I cannot say leasing is right for you, but I do suggest you take a look at the option.

So how is my yard and your computing infrastructure similar?  Well, I have been “doing” my yard for decades, feel I have a good feel for what it needs, fertilizer, water, mowing, weeding, etc.,  just like you do with your equipment and software.  I also know that a little knowledge and being knowledgeable are two different things.  Perhaps if I let the lawn care to someone, i.e. a business, that does lawn care for a business that I might not only free up my time for things that only I can do, but I might also end up with a great lawn that I do not have to worry about. 

At Dolvin Consulting we either have expertise or we work with industry experts that do have the expertise to help you understand your challenges, develop a reasonable plan of action direct you into a profitable future.  Contact us today to see how we can help.


Monday, April 8, 2013

Service Level and Customer Satisfaction

Is servicing your customers by shipping same day while at the same time balancing manufacturing and distribution something your organization wishes they could do better?

My guess, the answer is “Yes”. 

First of all customer service is the only reason to make changes.  You do not need any process improvement for the sake of making improvements.  There are always better ways of doing the things you are already doing.  Some come at the cost of increased complexity.  Some come at a high price.  Some never materialize.  We look for a Return on Investment (ROI) and Total Cost of Ownership (TCO) when evaluating a new solution.  Does that return include happy customers?

Even if the process improvement is only designed to save costs.  Do the lower operating costs enable you to maintain competitive pricing for your customers (customer satisfaction)?

For example take a look at this company’s success story:


Multiple locations, many customers, same day service, manufacturing work orders, Material Requirements Planning (MRP), distribution, high inventory levels, warehousing, order entry, shipment processing and financials. 

All on a single system, not multiple systems.

A complete package, simple interface that met the company’s culture, key customer support from the vendor (just like they service their customers), and on a very reliable platform.  Six months from contract to full implementation. 

Automation continues to be the key to cost containment, efficiency and profitability.  Immediate order printing, barcode scanning, picking, shipment integration, and invoicing.  All key to maintaining a high business level for this company.

Forecasting future sales based on history and select overrides enables better planning.  Full integration enables production planning to meet demand.  Capacity planning allows management to adjust resources to meet demand.  Shop Floor Control increases labor reporting accuracy. 

·         “Our service level is second to none.” 

·         “Our Customers can count on us.” 

·         “The quality level is right.”

Where does your company struggle the most?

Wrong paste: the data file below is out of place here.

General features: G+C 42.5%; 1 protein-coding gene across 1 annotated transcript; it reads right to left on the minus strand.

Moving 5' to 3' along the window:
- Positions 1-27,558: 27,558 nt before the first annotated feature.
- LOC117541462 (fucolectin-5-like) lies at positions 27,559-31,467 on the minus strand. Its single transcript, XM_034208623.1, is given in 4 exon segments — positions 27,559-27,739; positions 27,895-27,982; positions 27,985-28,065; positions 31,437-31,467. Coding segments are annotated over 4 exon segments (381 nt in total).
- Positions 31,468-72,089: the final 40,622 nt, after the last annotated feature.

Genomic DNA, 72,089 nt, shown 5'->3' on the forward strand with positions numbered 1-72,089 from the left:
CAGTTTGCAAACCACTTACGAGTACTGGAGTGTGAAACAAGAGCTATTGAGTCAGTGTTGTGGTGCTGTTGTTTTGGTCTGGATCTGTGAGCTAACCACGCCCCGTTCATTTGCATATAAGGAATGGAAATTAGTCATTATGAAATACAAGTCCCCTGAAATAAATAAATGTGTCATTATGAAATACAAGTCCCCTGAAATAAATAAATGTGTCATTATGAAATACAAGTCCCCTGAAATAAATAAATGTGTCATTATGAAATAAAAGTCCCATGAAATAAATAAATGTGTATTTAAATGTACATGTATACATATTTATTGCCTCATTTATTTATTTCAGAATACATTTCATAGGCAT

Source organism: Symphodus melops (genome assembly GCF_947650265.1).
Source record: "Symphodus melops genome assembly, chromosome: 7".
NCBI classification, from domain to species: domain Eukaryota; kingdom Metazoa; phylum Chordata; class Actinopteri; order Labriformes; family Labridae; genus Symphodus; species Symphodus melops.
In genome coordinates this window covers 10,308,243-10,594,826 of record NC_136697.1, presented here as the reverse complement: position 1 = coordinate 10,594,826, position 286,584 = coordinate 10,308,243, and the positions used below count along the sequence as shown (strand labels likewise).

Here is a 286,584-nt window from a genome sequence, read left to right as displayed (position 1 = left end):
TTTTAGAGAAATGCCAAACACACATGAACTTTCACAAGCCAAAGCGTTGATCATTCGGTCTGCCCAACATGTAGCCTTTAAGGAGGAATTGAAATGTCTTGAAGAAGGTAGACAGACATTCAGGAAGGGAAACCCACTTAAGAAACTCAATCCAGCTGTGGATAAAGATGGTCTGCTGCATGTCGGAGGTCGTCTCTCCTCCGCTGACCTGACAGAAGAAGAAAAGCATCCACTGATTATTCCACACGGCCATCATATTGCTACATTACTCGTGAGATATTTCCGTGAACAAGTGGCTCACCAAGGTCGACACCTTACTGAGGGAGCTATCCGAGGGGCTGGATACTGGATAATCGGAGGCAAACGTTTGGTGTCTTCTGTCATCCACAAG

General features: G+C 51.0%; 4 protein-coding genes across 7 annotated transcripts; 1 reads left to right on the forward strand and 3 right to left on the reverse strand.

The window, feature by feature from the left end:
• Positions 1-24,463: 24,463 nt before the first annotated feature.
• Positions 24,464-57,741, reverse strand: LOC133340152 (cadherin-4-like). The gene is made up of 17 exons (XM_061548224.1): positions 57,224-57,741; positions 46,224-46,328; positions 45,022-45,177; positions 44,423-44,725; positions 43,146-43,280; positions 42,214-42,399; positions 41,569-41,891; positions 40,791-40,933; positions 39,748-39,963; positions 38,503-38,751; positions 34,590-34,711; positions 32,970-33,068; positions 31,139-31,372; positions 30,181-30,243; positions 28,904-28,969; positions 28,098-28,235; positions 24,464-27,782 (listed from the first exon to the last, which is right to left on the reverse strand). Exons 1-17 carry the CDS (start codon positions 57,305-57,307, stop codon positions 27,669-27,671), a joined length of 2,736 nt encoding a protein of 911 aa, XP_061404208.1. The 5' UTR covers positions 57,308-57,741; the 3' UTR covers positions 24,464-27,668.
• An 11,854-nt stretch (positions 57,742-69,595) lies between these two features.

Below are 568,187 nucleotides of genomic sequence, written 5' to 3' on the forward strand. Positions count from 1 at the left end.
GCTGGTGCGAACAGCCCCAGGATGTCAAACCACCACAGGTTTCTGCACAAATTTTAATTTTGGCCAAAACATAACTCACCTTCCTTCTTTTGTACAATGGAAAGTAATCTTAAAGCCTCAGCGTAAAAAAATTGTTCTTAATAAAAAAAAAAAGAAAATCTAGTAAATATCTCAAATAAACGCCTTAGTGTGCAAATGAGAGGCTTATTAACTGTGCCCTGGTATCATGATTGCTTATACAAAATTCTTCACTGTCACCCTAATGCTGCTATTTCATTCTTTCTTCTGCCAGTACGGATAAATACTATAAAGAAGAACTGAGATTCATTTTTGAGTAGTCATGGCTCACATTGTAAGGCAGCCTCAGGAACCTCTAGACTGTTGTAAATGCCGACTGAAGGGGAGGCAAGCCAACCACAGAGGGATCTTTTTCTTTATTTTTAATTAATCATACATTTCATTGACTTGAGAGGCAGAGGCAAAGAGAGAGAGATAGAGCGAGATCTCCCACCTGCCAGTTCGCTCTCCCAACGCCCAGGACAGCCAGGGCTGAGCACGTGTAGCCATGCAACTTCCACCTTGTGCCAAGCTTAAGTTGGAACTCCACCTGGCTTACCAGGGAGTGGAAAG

Would working with a proven leader be a good start?  You will need to evaluate how well they work with organizations like yours.  Are they so big that you never get a chance to deal directly with their management?  Are they so small that you worry about them getting hit by a bus or going out of business?  Do you have concerns about them being bought out and having to reestablish a new relationship with a new firm?

There is no pain free solution. 

It is an uncomfortable transition to a new system, especially one that may be completely foreign to the way you operate now.  It is akin to open heart surgery.  Run you business as usual and plan, train and implement a new solution at the same time.  Not a pleasant thought, but then again neither is going out of business, because you cannot compete in ever changing markets.  Management needs the information and tools to see how their business is operating and make changes as needed.  A multi vendor solution can have difficulties in presenting the information in a timely manner.   A “big” system can do the job, but may be overkill for the job need.  You need the right size fit. 

A gauge of success is the statement six months later that we do not know how we ever managed before. 

If you can say this, then you know you made the right decision.  The challenge is that you do not know this is what you will say when you start.  So you have to go based on like success stories, and most importantly, your gut reaction dealing with the solution provider.  Are the accessible?  Do they listen?  Do they understand your business, not just your challenges?

At Dolvin Consulting we work with your team to learn what your pain points are and what effect they have on your operations.  We work with industry experts like VAI and IBM to deliver proven quality solutions.  Contact us today to see how we can help you look at what you are doing with new eyes. 

We care.

Monday, April 1, 2013

Resurrecting Your ERP System

In this Christian Easter season of resurrection and forgiveness is it time to look at you Enterprise Resource Planning (ERP) system with new vision?